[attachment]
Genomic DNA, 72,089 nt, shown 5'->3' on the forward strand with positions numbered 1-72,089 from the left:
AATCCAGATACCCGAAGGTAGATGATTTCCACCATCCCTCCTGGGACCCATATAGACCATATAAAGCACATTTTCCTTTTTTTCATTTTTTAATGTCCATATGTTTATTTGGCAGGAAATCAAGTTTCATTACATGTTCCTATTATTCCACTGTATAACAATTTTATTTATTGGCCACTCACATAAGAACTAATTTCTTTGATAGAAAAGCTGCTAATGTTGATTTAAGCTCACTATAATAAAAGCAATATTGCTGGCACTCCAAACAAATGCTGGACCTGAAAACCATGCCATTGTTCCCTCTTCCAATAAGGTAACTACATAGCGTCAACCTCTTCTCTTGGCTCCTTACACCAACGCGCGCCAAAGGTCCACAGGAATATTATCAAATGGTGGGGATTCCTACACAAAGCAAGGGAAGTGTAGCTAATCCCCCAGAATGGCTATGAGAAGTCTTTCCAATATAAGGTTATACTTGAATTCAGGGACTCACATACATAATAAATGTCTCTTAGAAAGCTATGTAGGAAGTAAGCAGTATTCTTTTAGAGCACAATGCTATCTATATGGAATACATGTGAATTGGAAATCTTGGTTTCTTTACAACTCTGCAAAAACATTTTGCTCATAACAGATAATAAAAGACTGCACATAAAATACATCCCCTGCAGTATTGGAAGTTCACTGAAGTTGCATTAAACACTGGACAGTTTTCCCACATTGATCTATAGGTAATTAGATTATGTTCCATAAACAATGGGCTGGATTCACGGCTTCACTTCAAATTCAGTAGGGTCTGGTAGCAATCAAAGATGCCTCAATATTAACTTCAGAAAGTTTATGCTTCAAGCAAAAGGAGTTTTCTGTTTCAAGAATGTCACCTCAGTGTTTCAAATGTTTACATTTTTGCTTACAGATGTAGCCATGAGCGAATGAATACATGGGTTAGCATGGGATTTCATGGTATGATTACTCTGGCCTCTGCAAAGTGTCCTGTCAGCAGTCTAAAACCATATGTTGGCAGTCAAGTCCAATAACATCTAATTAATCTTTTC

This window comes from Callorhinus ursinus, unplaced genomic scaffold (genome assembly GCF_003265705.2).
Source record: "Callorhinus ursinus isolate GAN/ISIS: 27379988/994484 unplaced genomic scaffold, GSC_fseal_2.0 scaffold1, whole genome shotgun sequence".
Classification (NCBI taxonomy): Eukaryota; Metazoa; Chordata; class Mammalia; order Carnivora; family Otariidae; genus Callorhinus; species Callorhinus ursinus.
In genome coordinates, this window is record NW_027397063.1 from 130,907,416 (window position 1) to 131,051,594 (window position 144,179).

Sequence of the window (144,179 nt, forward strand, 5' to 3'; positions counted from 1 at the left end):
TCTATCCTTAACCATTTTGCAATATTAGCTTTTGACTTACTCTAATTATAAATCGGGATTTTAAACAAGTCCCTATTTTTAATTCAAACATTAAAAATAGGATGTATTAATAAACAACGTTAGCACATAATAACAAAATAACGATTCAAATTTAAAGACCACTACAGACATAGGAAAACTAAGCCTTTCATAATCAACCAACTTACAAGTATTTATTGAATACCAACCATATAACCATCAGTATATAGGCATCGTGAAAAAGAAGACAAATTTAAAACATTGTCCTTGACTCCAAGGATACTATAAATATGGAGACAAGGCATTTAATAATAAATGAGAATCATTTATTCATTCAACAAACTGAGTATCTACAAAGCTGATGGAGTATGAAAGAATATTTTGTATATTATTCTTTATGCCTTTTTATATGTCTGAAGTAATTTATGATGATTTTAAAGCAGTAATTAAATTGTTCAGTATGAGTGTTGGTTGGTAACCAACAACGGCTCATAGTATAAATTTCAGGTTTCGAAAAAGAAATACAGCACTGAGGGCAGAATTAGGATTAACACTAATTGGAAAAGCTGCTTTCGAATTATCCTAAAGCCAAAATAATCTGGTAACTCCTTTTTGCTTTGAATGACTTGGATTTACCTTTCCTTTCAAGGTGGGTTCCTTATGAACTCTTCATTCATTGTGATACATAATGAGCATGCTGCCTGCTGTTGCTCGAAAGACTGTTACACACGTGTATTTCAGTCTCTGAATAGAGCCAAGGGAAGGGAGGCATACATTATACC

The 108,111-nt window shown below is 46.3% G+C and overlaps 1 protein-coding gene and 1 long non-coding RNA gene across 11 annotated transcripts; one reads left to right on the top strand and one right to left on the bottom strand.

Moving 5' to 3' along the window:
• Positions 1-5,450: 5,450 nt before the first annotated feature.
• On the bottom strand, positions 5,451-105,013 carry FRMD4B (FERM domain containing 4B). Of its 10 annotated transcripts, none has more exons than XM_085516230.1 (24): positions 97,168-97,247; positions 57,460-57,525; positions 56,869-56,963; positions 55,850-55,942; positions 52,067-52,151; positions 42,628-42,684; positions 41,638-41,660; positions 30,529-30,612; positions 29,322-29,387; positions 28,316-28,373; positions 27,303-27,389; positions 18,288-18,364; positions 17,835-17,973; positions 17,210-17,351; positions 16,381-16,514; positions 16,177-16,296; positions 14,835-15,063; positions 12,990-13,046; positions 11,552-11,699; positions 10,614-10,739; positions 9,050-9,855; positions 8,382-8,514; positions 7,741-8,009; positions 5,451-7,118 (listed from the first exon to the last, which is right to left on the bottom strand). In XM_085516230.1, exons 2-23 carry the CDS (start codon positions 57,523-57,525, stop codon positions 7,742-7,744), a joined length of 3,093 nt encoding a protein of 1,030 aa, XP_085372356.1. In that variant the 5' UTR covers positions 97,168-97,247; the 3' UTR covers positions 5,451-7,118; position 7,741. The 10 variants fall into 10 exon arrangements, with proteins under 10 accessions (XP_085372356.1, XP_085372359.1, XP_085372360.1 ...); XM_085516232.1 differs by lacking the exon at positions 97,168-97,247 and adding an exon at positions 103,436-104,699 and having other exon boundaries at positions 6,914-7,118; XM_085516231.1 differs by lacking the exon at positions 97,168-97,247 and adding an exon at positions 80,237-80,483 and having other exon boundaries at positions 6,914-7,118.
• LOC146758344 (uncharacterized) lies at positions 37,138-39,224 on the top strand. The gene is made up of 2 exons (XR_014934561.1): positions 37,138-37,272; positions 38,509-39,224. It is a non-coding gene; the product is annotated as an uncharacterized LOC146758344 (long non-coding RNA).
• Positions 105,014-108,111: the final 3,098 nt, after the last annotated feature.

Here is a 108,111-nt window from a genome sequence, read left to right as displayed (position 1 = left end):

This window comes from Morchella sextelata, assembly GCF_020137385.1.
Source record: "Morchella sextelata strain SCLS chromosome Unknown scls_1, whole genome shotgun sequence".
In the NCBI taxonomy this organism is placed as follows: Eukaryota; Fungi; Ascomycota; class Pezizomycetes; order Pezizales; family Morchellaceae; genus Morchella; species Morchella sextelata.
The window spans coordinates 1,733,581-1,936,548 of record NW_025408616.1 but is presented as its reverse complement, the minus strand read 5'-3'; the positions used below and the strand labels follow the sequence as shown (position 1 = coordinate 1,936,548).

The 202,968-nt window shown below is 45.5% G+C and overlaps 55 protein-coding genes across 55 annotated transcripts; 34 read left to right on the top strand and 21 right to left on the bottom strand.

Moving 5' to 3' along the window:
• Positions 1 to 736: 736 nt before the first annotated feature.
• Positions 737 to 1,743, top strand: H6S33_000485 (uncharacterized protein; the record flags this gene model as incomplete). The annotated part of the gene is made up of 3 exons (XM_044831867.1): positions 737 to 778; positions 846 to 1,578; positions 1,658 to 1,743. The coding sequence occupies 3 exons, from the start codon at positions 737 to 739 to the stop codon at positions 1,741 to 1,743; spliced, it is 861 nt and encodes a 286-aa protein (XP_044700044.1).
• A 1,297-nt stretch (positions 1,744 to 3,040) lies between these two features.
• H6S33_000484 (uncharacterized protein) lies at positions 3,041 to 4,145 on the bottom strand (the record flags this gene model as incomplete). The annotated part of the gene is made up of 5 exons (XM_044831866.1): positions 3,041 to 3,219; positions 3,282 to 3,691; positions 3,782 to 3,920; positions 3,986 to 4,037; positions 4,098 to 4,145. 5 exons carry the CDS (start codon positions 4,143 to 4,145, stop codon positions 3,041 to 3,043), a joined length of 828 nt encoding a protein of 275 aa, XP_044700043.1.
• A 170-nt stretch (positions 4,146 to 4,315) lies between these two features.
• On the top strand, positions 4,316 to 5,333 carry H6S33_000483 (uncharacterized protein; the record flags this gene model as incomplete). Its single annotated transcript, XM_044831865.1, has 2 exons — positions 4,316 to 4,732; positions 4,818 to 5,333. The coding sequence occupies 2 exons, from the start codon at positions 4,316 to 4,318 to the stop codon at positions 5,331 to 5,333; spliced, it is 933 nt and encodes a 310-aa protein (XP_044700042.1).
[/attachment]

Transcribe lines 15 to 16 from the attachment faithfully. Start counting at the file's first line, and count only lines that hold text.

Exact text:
Here is a 108,111-nt window from a genome sequence, read left to right as displayed (position 1 = left end):

This window comes from Morchella sextelata, assembly GCF_020137385.1.